Can desserts be part of a healthy diet?
Yes, they can! When talking about desserts, I’m generally an advocate of eating small portions of whatever dessert you want, infrequently. The concept of “healthy dessert” is usually uninspiring. (It brings to mind the only batch of chocolate cookies I made in college that nobody wanted–-I used all whole-wheat flour and low-fat butter. I don’t recommend it.) However, as part of my day job as a physician, I was asked recently to teach a healthy desserts workshop for a group of patients with high blood pressure. Some of them need to lose weight, others not, but all of them are working on adapting healthier lifestyles.
Images: Courtesy of Linda Shiue
So I took the challenge. I thought about the healthy cooking principles I teach, and applied them to dessert. Here are my tips on how to include sweets as a (small and occasional) part of a healthy diet. And don’t forget to allow yourself the occasional “non-healthy,” decadent dessert for special occasions such as your birthday and major holidays. (Disclaimer: This post is not intended as medical advice. Please consult your doctor if you have any health conditions or special dietary requirements.)
Dr. Linda Shiue’s Tips for a Healthier Sweet Tooth
1. A perfect piece of fresh fruit in season is the best dessert.
2. As an occasional treat, enjoy whatever dessert you wish--in moderate portions and savored slowly.
3. Be mindful. You’ll get more enjoyment out of a few small bites eaten slowly rather than a whole portion eaten quickly.
4. Do the “dessert flip”--instead of a large dessert with a little fruit garnish, have a lot of fruit with a small piece of very good chocolate or a tiny piece a cake. (Idea from Mollie Katzen.)
5. Boost flavor with herbs and spices. Cinnamon is an example of a spice that adds a lot of sweetness without sugar.
6. Serve on small plates.
7. Use contrasts in texture, color, and temperature.
8. Share! Consider sharing one serving with someone else. If you’re making dessert, share it with your neighbors, or freeze some for another time.
Healthier Baking Substitutions
1. Grease pans with nonstick spray instead of butter.
2. Substitute at least some of the butter in recipes with healthier fats: olive oil, canola oil, Earth Balance spread. 50:50 is a good starting point.
3. Applesauce or prune puree can be used as an oil (but not butter) replacer in baked goods—reduces fat, calories and adds fiber.
4. I prefer to use natural sweeteners (sugar, honey, agave) rather than artificial sweeteners.
5. Substitute white whole wheat flour for at least half of the flour called for in a recipe.
6. Nuts are a good addition for fiber and vitamins.
Hidden Sugars—Look Out for Sugar Synonyms on Labels
anhydrous dextrose, lactose, brown sugar, malt syrup, confectioner’s/powdered sugar, maltose, corn syrup, maple syrup, molasses, nectars (peach, pear), fructose, pancake syrup, honey, sucrose, invert sugar, cane juice, evaporated corn sweetener, fruit juice concentrate, crystal dextrose, glucose, sugar cane juice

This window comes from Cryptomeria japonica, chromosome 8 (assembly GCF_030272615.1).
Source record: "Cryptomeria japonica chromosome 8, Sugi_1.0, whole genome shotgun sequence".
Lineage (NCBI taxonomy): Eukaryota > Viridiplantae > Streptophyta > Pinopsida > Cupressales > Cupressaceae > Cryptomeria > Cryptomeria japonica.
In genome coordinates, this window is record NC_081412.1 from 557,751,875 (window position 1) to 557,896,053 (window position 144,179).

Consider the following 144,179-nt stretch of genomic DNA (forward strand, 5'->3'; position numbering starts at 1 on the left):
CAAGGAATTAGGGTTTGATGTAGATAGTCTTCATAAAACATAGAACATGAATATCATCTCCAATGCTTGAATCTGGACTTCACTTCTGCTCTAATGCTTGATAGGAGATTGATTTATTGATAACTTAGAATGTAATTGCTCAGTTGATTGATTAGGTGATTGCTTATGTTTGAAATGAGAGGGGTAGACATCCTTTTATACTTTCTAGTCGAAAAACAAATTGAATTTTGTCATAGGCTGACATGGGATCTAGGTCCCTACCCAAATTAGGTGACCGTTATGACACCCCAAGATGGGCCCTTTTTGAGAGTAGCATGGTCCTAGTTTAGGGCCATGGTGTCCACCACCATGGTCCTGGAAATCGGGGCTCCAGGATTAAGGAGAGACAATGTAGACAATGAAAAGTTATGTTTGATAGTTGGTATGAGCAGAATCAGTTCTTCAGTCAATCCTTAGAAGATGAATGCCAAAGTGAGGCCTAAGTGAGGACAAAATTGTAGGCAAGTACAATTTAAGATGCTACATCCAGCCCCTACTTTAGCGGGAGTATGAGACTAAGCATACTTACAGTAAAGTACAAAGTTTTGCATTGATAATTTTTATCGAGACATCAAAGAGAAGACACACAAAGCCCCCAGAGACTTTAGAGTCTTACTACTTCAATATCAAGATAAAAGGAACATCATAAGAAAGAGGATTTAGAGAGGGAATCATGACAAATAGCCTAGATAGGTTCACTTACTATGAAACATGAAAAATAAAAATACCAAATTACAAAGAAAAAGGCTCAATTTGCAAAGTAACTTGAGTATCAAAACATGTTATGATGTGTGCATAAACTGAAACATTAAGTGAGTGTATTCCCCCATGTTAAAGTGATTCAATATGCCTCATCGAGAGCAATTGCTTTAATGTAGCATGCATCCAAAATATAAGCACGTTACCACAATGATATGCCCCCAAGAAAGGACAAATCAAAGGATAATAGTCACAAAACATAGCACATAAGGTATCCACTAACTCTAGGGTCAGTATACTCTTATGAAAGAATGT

Class is over now! Now, for dessert:
Secret Ingredient Brownies
You might be skeptical at the ingredients in this brownie recipe, but you’ll be a believer once you taste them. The “secret ingredient” of black beans adds moisture and reduces fat and calories in these brownies, making these a less-guilty treat. Have fun with your guests and don’t share the secret ingredient until they’ve gobbled them up. They won’t believe it!
Makes 20 Brownies
1 15-ounce can no-salt-added black beans, drained and rinsed
3 large eggs
1/3 cup melted unsalted butter, more to grease the baking dish
1/4 cup unsweetened cocoa powder (I prefer Ghiradelli’s)
1/8 teaspoon salt
2 teaspoons vanilla extract
1/2 cup plus 2 tablespoons cane sugar
1 cup plus 1 tablespoon dark chocolate (70% cacao) mini chips or chunks (Whole Foods 365 brand)
1. Preheat oven to 350°F
2. Butter an 8-inch baking pan.
3. Place the black beans, eggs, melted butter, cocoa powder, salt, vanilla extract and sugar in the bowl of a food processor and blend until very smooth.
4. Remove the blade and gently stir in the chocolate chunks.
5. Transfer mixture to the prepared pan.
6. Bake the brownies for 30 to 35 minutes, or until just set in the center. Cool before cutting into squares.
Adapted from Whole Foods’ “Flourless Brownies." (I’ve substituted more dark chocolate chunks for the nuts in the original recipe.)
Banana Cardamom “Ice Cream”
This is truly a guiltless dessert. If you can eat a banana, you can enjoy this ice cream substitute! It’s a great way to use up over-ripe bananas and a cool treat you can whip up in no time. You can make this without any spices, but I love the combination of bananas and cardamom, which brings a touch of sophistication that turns this from a humble frozen banana into dessert.
Makes: approximately 3 cups, or 6 servings
3 very ripe bananas, frozen and then sliced into 1/4 inch slices
1 /2 teaspoon ground cardamom (may substitute cinnamon, ground ginger or other spices, as preferred)
optional: 1 tablespoon of milk (any type), if needed
optional garnish: shavings of dark chocolate (use a zester or vegetable peeler)
1. Place frozen banana chunks in a food processor. Add cardamom. Grind until light and smooth—it will be just like ice cream.
If it seems difficult to process, add a tablespoon of milk.
2. Serve immediately with shavings of dark chocolate, if desired.
Nutrition Facts: 52 calories; 0 g fat; 0g sat fat; 0 mg cholesterol; 13 g carbohydrates; 1.5 g fiber; .5 g protein; 0 mg sodium; 211 mg potassium.
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